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Heating the surface of Earth

  1. Oct 25, 2006 #1

    tony873004

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    To what extent is Earth's surface heated by heat from the interior? There were differing opinions in my Astrobiology class today. I would guess that solar radiation is by far the dominant source, perhaps 100:1 vs interior heat. Does anyone else have a better guess, or perhaps a source or equation to figure this out?
     
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  3. Oct 25, 2006 #2

    Bystander

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    Crustal heat flows are measured in mW/m2, average runs somewhere between 1-10.
     
  4. Oct 26, 2006 #3
    yeh compare that to 1370w/m2 from the sun is a big difference.
     
  5. Oct 26, 2006 #4

    LURCH

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    You have an Astrobiology course?! I'm a bit jealous.
     
  6. Oct 26, 2006 #5

    tony873004

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    It's a very cool class, taught by Debra Fisher, one of the key astronomers in the detection of exosolar planets. And we get lots of great guest lecturers too. Nick Platts, Frank Drake, Geoff Marcy, and others.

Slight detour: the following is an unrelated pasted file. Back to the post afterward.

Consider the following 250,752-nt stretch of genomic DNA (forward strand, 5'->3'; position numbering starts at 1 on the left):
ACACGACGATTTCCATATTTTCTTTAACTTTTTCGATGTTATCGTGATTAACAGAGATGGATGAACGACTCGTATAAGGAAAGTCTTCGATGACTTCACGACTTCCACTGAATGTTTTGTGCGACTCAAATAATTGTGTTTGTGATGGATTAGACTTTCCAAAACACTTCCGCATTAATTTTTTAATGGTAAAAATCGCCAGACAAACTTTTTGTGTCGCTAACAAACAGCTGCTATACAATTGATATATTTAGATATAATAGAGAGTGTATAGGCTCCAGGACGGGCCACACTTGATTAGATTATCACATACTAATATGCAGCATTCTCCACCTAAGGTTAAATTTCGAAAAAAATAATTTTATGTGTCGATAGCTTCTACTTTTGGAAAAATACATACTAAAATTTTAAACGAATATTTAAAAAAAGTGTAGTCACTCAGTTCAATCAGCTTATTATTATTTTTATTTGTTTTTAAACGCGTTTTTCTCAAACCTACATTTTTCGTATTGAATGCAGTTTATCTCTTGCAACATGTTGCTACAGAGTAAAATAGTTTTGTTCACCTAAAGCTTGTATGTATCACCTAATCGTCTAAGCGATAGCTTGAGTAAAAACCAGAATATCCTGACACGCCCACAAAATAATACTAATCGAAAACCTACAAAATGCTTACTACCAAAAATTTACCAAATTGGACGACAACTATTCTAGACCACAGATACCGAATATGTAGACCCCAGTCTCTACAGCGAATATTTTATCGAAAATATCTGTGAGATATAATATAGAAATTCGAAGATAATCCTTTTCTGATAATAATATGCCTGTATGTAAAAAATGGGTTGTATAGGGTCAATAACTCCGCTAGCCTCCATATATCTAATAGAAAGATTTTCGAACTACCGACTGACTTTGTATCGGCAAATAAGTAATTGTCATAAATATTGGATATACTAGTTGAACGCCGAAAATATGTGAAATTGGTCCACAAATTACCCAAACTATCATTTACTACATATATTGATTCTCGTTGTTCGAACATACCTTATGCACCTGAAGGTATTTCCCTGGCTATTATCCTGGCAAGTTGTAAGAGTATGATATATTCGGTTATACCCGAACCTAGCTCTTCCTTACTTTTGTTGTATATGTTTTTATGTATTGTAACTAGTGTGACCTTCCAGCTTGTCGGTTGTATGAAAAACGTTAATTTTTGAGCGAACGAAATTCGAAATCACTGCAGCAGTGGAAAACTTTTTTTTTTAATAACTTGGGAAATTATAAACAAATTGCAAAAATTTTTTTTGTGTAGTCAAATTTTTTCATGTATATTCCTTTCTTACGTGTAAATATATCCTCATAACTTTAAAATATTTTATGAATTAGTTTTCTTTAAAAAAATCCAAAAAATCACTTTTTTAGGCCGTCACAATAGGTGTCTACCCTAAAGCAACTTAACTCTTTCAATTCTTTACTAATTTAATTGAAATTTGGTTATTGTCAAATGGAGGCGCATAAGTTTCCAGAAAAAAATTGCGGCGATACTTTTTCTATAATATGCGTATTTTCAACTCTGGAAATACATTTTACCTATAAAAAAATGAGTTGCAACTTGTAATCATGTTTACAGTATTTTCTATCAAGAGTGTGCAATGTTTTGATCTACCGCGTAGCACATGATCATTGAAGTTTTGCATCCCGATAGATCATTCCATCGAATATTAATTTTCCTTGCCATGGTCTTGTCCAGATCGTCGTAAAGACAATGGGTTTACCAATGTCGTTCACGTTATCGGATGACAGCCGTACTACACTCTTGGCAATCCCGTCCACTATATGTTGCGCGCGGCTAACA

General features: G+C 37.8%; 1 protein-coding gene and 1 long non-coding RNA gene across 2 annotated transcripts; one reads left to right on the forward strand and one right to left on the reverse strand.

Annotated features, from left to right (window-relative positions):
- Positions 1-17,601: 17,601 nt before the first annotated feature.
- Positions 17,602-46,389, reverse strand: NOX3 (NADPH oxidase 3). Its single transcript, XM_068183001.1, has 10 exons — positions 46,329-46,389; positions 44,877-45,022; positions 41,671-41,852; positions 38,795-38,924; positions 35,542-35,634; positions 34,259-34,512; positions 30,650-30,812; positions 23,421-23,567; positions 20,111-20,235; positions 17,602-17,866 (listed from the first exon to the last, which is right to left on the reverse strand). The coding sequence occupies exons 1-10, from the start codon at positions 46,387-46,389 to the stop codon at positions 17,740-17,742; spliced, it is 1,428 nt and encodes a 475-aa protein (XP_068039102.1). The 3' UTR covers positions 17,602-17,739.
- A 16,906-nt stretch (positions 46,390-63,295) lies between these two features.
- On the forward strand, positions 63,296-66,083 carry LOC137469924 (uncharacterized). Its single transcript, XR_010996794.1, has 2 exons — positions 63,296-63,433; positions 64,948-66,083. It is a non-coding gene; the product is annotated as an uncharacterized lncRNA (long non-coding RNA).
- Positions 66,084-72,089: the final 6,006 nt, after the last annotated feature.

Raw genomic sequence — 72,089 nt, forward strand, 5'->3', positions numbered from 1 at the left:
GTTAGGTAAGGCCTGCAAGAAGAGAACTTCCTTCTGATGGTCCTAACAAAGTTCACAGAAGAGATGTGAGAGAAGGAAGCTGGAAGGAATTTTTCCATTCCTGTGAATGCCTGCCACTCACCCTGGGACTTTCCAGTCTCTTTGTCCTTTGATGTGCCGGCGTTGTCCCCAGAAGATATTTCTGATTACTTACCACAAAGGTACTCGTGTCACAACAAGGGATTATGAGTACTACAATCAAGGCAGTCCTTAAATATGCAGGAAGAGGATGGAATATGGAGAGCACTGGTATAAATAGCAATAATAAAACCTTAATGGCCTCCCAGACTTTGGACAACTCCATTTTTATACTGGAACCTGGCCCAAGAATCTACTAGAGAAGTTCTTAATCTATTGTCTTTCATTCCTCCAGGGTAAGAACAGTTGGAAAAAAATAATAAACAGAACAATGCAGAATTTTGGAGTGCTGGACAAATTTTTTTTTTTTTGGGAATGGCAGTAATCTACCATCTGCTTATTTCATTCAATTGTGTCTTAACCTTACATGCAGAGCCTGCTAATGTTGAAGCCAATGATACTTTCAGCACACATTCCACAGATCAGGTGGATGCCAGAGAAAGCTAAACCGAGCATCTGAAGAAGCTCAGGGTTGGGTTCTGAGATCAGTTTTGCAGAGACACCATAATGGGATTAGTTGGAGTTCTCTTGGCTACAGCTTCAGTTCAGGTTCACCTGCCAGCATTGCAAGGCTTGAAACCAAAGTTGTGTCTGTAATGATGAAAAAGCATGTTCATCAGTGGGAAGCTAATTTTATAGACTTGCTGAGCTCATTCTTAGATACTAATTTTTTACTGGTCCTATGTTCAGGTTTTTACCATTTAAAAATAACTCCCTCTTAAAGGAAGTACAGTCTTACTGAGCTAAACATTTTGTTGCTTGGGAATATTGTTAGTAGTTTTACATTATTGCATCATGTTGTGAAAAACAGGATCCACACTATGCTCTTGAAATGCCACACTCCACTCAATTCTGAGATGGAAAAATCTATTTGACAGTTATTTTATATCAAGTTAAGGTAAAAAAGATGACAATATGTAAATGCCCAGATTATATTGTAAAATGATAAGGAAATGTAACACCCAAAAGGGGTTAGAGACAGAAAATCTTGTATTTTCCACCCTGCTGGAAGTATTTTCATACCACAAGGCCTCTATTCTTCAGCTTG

Here's my attempt to throw some numbers at the temp problem.

    Earth’s average temperature: 287K.

    Therefore, Earth radiates:

    [tex]
    \begin{array}{l}
    E = \sigma T^4 \\
    E = \left( {5.7 \times 10^{ - 8} W/\left( {m^2 } \right)} \right) \times \left( {287} \right)^{} = 387\,W/m^2 \\
    \end{array}
    [/tex]

    On average, the Earth intercepts its 2-D cross section of the Sun’s flux:

    Earth's cross section:
    [tex]
    \pi r^2 = \pi \left( {6378000m} \right)^2 = 1.28 \times 10^{14} m^2
    [/tex]

    Solar flux at Earth's distance:
    [tex]
    \frac{{3.8 \times 10^{26} W}}{{4\pi \left( {149580000000m} \right)^2 }} = 1352\,W/m^2
    [/tex]

    Earth receives:
    [tex]
    1.28 \times 10^{14} m^2 \, \times 1352\,W/m^2 = 1.7 \times 10^{17} W
    [/tex]

    Earth's surface area:
    [tex]
    4\pi r^2 = 4\pi \left( {6378000m} \right)^2 = 5.1 \times 10^{14} m^2
    [/tex]

    So each square meter of Earth's surface receives an average of
    [tex]
    \frac{{1.7 \times 10^{17} W}}{{5.1 \times 10^{14} m^2 }} = 338\,W/m^2
    [/tex]

    Earth’s albedo is 0.367, so therefore each square meter absorbs:
    [tex]
    \left( {338\,W/m^2 } \right) \times \left( {1 - 0.367} \right) = 214\,W/m^2
    [/tex]

    So Earth is absorbing 214 watts per square meter, but radiating 387 watts per square meter?
    My logic is probably flawed. The greehouse effect probably accounts for the difference, not internal heat escaping. Any thoughts?
     
  7. Oct 26, 2006 #6

    SpaceTiger

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  8. Oct 26, 2006 #7

    Bystander

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    Not too wise to "marry" the number given for albedo; use of 1 for emissiivity when calculating black body radiation for what is a very "tattletale gray" body like a planet accounts for the big part of your discrepancy; the heat transfer problem hidden in the "greenhouse" analogy is not well defined, modelled, or measured.
     
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